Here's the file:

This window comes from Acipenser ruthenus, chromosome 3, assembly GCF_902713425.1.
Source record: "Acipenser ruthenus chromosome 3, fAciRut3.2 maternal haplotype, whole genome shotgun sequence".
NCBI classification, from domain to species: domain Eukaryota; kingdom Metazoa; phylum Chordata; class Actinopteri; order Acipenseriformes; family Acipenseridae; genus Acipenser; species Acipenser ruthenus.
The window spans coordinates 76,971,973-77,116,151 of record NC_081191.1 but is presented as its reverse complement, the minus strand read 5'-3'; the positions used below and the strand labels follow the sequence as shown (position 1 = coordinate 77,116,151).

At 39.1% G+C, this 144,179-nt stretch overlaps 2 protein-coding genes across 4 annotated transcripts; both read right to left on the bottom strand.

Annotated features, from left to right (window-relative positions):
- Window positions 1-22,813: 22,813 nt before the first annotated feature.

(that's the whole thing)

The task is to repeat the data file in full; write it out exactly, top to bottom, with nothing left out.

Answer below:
This window comes from Acipenser ruthenus, chromosome 3, assembly GCF_902713425.1.
Source record: "Acipenser ruthenus chromosome 3, fAciRut3.2 maternal haplotype, whole genome shotgun sequence".
NCBI classification, from domain to species: domain Eukaryota; kingdom Metazoa; phylum Chordata; class Actinopteri; order Acipenseriformes; family Acipenseridae; genus Acipenser; species Acipenser ruthenus.
The window spans coordinates 76,971,973-77,116,151 of record NC_081191.1 but is presented as its reverse complement, the minus strand read 5'-3'; the positions used below and the strand labels follow the sequence as shown (position 1 = coordinate 77,116,151).

At 39.1% G+C, this 144,179-nt stretch overlaps 2 protein-coding genes across 4 annotated transcripts; both read right to left on the bottom strand.

Annotated features, from left to right (window-relative positions):
- Window positions 1-22,813: 22,813 nt before the first annotated feature.